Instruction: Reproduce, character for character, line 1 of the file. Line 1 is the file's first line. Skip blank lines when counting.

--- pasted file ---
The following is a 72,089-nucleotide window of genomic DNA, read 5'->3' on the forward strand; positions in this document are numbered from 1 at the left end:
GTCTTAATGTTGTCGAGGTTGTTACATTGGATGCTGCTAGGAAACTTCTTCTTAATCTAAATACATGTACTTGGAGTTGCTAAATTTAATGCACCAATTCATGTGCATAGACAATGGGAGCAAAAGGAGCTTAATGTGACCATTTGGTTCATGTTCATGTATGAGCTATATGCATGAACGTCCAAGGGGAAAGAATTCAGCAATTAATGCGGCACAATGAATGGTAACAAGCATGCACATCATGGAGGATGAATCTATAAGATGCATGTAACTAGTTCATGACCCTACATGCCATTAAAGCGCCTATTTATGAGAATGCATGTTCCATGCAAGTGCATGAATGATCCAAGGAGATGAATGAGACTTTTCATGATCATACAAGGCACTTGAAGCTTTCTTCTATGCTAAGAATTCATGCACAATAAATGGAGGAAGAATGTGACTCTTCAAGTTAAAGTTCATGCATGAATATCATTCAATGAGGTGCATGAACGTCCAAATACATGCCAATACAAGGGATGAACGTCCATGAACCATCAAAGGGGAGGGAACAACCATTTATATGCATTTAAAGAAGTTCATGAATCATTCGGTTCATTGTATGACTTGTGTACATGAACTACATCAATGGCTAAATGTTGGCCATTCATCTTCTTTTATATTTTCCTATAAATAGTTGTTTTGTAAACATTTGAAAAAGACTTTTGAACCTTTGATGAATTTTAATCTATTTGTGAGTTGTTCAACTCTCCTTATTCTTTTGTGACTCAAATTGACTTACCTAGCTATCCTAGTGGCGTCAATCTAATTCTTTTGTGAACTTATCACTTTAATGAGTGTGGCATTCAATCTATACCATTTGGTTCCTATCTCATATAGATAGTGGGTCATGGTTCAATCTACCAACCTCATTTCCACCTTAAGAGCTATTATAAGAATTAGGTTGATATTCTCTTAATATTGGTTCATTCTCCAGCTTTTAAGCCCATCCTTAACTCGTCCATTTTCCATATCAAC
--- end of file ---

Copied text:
The following is a 72,089-nucleotide window of genomic DNA, read 5'->3' on the forward strand; positions in this document are numbered from 1 at the left end: